Exam Engel v. Vitale.pdf - Engel v Vitale(1962 Summary...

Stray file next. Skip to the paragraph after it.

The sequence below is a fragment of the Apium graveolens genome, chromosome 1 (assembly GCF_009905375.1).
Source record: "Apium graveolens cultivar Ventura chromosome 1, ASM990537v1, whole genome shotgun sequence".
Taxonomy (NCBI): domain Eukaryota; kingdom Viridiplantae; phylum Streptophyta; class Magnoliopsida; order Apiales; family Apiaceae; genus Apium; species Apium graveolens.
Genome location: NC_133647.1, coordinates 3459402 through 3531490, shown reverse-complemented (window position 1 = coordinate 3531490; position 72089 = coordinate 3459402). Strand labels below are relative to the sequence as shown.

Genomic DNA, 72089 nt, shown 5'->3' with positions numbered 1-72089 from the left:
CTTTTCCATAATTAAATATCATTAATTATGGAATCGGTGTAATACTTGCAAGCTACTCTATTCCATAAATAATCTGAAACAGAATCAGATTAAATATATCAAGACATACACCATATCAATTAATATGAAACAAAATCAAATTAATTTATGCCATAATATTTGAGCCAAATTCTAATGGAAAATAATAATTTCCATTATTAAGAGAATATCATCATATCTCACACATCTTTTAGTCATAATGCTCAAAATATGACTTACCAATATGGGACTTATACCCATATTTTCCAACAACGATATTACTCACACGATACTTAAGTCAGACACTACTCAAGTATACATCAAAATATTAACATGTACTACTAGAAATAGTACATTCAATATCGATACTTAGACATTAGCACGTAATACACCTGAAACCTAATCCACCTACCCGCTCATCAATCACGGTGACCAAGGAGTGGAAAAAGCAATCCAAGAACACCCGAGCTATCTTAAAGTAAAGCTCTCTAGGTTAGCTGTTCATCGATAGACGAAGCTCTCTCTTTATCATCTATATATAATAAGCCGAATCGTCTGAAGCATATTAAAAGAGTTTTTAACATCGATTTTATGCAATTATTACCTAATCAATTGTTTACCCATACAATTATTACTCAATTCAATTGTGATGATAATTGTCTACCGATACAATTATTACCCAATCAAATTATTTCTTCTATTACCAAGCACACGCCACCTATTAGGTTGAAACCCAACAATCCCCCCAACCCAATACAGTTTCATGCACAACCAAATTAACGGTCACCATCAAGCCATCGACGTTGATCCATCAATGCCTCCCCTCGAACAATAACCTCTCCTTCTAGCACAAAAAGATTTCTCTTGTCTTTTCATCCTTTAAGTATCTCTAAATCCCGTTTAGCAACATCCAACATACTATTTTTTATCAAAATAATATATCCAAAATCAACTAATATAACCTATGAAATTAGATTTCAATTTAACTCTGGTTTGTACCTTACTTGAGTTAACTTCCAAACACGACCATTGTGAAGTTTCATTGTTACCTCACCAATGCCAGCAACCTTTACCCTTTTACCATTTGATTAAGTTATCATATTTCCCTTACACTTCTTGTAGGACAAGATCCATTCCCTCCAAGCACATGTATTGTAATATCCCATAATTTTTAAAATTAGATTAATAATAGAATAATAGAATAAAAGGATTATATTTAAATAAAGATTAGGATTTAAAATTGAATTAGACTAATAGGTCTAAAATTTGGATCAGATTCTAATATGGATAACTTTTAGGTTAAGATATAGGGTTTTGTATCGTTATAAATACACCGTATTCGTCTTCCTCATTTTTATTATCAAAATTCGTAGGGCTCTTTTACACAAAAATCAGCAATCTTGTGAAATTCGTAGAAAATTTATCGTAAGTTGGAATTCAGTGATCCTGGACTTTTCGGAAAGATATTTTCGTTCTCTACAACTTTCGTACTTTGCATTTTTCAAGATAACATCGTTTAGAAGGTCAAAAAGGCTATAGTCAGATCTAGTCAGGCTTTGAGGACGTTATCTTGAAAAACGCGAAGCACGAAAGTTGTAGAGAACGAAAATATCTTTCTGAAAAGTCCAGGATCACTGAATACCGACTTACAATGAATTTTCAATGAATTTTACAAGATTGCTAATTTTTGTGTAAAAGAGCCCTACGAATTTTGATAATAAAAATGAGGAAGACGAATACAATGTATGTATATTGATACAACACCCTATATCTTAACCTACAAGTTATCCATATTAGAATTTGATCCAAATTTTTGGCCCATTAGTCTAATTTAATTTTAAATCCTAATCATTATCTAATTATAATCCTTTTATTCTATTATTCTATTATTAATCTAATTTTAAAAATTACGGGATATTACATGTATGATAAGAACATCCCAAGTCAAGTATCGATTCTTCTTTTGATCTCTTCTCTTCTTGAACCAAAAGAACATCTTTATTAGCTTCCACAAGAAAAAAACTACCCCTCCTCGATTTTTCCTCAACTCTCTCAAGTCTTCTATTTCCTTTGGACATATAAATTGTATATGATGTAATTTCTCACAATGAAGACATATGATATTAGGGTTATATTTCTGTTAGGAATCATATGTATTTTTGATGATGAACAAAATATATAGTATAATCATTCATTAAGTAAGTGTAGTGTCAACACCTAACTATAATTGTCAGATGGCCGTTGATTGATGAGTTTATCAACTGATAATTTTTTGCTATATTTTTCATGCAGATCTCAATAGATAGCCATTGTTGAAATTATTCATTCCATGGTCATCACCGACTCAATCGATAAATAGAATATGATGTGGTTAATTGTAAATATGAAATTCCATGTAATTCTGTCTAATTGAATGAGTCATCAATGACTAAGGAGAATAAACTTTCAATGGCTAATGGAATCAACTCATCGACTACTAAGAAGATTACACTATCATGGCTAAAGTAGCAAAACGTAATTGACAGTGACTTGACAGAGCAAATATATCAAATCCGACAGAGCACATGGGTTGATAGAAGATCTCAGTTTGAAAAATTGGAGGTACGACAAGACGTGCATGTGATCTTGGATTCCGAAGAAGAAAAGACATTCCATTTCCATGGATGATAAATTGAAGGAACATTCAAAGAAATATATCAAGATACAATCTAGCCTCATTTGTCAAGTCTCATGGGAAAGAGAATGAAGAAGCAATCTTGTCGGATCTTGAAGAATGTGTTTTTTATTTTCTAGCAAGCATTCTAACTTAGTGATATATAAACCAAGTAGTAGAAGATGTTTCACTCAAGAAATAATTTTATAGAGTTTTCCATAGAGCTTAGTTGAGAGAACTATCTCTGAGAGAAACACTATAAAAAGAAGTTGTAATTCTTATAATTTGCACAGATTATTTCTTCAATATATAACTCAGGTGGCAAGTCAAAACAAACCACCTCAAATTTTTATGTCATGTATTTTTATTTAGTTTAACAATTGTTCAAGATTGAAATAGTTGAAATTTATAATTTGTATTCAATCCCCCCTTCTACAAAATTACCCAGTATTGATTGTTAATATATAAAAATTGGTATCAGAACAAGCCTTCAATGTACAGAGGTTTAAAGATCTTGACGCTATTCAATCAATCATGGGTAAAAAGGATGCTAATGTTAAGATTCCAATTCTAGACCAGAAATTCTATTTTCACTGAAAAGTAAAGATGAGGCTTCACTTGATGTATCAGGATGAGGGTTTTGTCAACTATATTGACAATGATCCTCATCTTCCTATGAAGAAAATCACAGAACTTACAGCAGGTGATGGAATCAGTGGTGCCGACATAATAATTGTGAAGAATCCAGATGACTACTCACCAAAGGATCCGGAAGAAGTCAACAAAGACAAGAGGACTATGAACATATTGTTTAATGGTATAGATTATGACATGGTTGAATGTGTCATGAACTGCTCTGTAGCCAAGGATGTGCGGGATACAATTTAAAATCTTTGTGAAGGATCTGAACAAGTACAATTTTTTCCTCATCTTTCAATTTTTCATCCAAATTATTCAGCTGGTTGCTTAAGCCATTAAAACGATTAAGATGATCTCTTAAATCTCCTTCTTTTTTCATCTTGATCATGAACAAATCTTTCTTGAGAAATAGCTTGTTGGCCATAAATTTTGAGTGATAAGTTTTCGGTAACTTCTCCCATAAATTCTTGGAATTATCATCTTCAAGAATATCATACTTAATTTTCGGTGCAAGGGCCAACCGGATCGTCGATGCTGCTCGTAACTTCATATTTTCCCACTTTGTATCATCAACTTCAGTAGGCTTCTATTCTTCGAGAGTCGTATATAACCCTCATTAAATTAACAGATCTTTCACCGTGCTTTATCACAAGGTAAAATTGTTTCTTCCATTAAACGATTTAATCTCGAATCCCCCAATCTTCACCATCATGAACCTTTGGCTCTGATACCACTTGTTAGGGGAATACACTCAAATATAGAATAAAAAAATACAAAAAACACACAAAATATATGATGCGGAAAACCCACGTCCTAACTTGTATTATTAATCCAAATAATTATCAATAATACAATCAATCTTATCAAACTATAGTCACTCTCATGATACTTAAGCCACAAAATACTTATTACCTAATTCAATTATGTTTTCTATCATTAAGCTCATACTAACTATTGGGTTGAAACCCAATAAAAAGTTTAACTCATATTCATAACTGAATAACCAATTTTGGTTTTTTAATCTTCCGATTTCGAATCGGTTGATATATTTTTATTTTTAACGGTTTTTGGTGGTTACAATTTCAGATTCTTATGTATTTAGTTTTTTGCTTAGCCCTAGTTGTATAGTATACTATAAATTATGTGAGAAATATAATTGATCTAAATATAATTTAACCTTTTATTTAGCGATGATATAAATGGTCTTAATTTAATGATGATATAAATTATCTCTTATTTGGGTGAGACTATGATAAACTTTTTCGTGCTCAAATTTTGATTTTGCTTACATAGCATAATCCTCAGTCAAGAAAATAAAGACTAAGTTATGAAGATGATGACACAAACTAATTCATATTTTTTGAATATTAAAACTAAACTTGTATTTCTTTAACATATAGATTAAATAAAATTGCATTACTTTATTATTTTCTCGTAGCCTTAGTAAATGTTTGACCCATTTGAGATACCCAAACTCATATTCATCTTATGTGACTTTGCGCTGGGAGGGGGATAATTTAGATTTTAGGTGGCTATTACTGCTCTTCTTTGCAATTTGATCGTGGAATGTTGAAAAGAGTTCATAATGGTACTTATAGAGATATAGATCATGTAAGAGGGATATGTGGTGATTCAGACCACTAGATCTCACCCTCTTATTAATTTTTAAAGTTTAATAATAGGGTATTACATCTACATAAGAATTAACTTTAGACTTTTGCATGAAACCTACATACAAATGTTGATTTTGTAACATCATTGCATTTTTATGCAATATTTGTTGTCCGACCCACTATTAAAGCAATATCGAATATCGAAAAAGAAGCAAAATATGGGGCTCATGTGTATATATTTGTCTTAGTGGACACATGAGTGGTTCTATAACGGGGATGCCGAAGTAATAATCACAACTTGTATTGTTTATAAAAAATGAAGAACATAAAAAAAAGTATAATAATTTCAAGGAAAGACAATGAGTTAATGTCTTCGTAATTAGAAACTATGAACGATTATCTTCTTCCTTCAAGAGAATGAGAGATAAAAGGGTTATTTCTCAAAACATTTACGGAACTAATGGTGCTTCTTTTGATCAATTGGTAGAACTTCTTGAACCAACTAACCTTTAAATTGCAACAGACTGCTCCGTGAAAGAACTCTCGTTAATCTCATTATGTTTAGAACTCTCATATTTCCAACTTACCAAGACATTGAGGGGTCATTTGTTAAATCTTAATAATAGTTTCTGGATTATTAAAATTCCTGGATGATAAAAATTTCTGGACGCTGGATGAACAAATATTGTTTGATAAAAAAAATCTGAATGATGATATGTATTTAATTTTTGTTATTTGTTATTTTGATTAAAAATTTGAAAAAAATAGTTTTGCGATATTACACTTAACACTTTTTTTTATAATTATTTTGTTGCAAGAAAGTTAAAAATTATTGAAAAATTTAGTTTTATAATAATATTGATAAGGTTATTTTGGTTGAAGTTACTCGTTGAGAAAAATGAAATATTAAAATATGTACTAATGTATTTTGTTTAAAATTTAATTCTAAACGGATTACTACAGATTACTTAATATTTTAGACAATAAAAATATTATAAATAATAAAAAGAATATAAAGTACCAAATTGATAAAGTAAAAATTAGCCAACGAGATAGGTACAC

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Unformatted text preview: Engel v. Vitale (1962) Summary Before school everyday in New York Public schools, the day would start with a salute to the flag and then students are voluntarily allowed to say the school prayer: “Almighty God, we acknowledge our dependence upon Thee, and we beg Thy blessings upon us, our parents, our teachers and our country.” Students who do not wish to say the prayer can stay silent. However, Stephen Engel, a believer in the Jewish Faith, sued the local school board, which required schools to have their own prayer which can be recited. Members of the plaintiff argued that this prayer infringed on the first amendment establishment clause. Originally The New York Court of Appeals rejected their arguments. This case then went to the supreme court. In a 6-1 vote favoring Engel, the supreme court decided that The state cannot hold prayers in public schools, even if participation is not required and the prayer is not tied to a particular religion. Part 1 a. b. c. Who were the parties involved? i. The plaintiff side had Stephen Engel who lead the case, but in addition, another Jewish family of the school, a member of the American Ethical Union, a Unitarian, and a non-religious person Why did the case come before the lower courts? i. The case came because Engel and the rest of the plaintiff argued that it violated the first amendment Establishment clause 1. This clause both prohibits the government from establishing an official religion BUT IN ADDITION prohibits the government from favoring one religion over the other a. So by having a christian prayer be mandatory favors christianity over the other religions. What did the two parties involved want as a result of this case? i. The plaintiff, Engel, wanted the prayer to be removed entirely because it violated the first amendment rights. The defendants, Vitale, and the local board of education, wanted the prayer to remain as they believed it is non-denominational and does not imply preference of any one religion over others. 2. The Court’s Decision & Legal Reasoning The court decided that the state of New York cannot hold prayers in public schools, even if the prayer is not tied to a religion and if participation is optional. What was the majority opinion? The majority opinion was that having prayer in public schools even if participation is optional and if the prayer is not tied to a religion, it violates the 1st amendment which involves freedom of religion. Including that having state written prayers contradicted the establishment clause. 2. The Court’s Decision & Legal Reasoning cont. What was the minority opinion (if there was one)? The minority opinion was expressed by Justice Stewart argued that the prayer was voluntary and that students were free to choose not to participate. Were there any concurrent opinions - what were they? There were no concurrent opinions stated in this case. 2. The Court’s Decision & Legal Reasoning cont. What was the legal argument that led the justices to their decision? The legal argument that led the justices to their decision was that in school prayer violated the establishment clause as part of the first amendment. The justices decided that the prayer was unconstitutional because it was a religious activity composed by government officials and used as a part of a government program to advance religious beliefs. Part 3 A connection to a Foundational Document The Case Engel v. Vitale connects directly to the Constitution, and the Bill of Rights, more specifically, the First Amendment. The First Amendment states, ““Congress shall make no law respecting an establishment of religion, or prohibiting the free 1. exercise thereof; or abridging the freedom of speech, or of the press; or the right of the people peaceably to assemble, and to petition the Government for a redress of grievances.” The text “Congress shall make no law respecting an establishment of religion, or prohibiting the free exercise thereof” a. This quote shows exactly why this case was taken by the supreme court. The words Establishment of religion means that The Government cannot create, or force people to practice a religion. Therefore, the Supreme court took this case because the school, that gets Government funding was making their students practice a religion through prayer. This was ruled unconstitutional, and therefore schools cannot make students say prayers, however they can still play religious pieces of music, and signing gospel is still allowed. 2. The Court’s Decision & Legal Reasoning cont. On what legal precedent or foundation did they base their decision? The justices based their decision on the fact that in school prayer in public schools violated the first amendment because it goes against the establishment clause. The establishment clause states that the government cannot favor any one religion over the other. Public schools are run by the government so having prayer in public schools violates the establishment clause, violating the first amendment. 4. Comparison to a Non- Required Case Town of Greece v. Galloway/ Engel v. Vitale What Constitutional Clause do they share in common? Town of Greece v. Galloway (2014) and Engel v. Vitale both involve the establishment clause. 4. Comparison to a Non- Required Case cont. What is the background detail of the non-required case? The case of Town of Greece v. Galloway is about the town of Greece, New York, who conducted official business at monthly public meetings. At the beginning of each meeting there would be a prayer given by an invited member of the clergy. In February 2008, Susan Galloway and Linda Stephens sued the town of Greece, New York and John Auberger, (who was the town supervisor) because they believed that the town’s practice violated the establishment clause of the 1st amendment. 4. Comparison to a Non- Required Case cont. What is the similarity and differences between your required case and the non-required case? Similarities Both of the cases violated the establishment clause Both of the cases involved prayer Both were argued that government run establishments were favoring one religion Case Engel v. Vitale Differences - Town of Greece v. Galloway - About prayer in public schools The court ruled that prayer in public schools was not a loud The court ruled that this did violate the establishment clause About prayer at a town function The court ruled that prayer at town meetings did not violate the establishment clause Citations for Parts 2 & 4 “Engel v. Vitale.” PBS, Public Broadcasting Service, . The Editors of Encyclopaedia Britannica. “Engel v. Vitale.” Encyclopædia Britannica, Encyclopædia Britannica, Inc., 21 June 2019, . “{{Meta.pageTitle}}.” {{Meta.siteName}}, . “{{Meta.pageTitle}}.” {{Meta.siteName}}, . ...